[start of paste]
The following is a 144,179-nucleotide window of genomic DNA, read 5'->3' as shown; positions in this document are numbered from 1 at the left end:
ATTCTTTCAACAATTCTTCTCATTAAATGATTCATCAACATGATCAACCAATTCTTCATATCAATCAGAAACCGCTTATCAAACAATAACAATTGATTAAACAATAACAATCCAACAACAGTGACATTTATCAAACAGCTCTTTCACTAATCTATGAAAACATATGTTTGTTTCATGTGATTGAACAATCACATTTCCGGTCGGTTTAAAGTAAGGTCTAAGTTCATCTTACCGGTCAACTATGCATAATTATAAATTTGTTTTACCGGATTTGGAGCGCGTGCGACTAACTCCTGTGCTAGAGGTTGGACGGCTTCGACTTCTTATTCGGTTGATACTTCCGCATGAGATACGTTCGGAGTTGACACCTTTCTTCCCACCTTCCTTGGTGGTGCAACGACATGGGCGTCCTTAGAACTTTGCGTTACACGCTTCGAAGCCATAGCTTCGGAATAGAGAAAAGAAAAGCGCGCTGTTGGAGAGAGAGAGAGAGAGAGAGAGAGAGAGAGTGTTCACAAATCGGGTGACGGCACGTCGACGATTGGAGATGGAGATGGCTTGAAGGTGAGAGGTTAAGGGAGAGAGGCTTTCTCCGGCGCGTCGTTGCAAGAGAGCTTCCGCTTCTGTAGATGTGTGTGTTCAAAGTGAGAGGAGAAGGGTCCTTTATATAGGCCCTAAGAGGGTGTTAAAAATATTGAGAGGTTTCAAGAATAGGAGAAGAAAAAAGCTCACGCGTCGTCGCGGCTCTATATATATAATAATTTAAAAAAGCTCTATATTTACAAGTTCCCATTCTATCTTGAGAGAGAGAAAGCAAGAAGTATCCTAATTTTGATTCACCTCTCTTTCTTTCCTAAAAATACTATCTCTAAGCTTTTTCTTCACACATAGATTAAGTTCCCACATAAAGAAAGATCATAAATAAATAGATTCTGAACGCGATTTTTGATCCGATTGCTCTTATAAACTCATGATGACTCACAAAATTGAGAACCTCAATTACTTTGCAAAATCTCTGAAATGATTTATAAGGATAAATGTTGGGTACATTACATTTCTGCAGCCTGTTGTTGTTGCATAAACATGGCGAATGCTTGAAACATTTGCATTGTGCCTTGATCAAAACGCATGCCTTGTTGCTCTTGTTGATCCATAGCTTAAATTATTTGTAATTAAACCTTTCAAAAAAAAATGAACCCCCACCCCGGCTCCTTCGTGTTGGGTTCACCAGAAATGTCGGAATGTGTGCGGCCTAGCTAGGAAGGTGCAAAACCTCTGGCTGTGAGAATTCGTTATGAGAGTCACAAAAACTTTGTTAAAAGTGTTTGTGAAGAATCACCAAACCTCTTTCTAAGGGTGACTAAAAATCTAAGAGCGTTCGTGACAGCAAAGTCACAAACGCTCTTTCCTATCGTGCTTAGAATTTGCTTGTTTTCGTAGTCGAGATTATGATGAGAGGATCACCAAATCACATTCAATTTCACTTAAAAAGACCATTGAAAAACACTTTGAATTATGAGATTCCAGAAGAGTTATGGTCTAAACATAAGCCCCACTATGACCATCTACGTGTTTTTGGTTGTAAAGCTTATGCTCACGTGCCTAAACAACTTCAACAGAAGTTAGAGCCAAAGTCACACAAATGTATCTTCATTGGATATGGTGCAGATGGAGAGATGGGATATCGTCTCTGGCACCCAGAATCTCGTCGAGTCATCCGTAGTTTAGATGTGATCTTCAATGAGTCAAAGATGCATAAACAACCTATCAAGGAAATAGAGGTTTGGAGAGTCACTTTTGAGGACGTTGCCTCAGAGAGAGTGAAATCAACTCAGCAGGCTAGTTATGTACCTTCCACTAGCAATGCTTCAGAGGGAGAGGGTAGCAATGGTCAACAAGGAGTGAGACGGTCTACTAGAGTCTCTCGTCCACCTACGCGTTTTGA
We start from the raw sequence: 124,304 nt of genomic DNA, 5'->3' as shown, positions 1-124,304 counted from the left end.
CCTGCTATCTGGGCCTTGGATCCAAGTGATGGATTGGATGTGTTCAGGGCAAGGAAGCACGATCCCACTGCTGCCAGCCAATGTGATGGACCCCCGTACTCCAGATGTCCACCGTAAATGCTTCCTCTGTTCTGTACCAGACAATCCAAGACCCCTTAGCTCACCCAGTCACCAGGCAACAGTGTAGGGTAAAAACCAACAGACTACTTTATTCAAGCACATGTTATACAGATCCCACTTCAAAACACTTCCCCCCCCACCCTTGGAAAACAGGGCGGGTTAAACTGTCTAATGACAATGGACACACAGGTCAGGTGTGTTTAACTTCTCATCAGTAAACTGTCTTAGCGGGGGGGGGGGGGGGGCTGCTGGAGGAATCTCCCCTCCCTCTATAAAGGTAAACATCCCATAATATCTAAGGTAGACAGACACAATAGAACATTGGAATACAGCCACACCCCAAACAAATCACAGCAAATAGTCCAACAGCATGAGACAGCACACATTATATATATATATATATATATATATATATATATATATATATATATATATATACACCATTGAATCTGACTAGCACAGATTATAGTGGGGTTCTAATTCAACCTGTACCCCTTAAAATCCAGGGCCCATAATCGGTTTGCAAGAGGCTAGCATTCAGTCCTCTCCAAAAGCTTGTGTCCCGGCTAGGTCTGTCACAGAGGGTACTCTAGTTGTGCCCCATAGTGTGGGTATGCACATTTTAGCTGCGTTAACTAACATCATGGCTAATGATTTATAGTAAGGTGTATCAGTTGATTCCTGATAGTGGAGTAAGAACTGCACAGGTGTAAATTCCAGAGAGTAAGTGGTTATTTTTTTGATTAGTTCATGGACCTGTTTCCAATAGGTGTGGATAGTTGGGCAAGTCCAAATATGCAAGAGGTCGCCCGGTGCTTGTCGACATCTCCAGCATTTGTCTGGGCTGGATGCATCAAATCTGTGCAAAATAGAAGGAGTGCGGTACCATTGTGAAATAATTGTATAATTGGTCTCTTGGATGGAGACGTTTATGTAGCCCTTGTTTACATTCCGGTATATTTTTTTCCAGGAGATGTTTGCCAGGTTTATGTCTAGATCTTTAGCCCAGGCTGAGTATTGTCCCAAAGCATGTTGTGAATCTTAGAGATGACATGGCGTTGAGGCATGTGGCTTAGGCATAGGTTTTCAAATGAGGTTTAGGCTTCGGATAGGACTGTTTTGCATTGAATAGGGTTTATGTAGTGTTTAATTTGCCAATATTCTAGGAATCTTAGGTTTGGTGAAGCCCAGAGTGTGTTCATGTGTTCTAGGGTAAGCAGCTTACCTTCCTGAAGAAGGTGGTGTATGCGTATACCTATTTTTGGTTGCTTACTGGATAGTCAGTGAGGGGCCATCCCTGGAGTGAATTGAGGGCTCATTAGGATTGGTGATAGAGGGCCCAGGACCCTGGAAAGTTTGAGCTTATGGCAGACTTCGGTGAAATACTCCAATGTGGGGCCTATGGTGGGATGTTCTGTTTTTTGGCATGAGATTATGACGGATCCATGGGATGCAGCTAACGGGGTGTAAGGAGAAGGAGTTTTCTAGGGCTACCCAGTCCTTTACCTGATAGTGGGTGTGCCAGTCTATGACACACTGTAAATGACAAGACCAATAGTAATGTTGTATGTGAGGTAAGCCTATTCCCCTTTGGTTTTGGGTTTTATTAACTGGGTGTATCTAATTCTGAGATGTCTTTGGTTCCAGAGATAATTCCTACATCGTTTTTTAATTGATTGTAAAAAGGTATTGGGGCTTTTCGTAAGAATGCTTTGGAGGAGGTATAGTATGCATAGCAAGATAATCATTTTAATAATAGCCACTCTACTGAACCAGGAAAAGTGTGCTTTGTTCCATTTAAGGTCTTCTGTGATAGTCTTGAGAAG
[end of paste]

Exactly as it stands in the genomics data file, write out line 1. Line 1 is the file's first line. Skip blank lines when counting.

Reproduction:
The following is a 144,179-nucleotide window of genomic DNA, read 5'->3' as shown; positions in this document are numbered from 1 at the left end: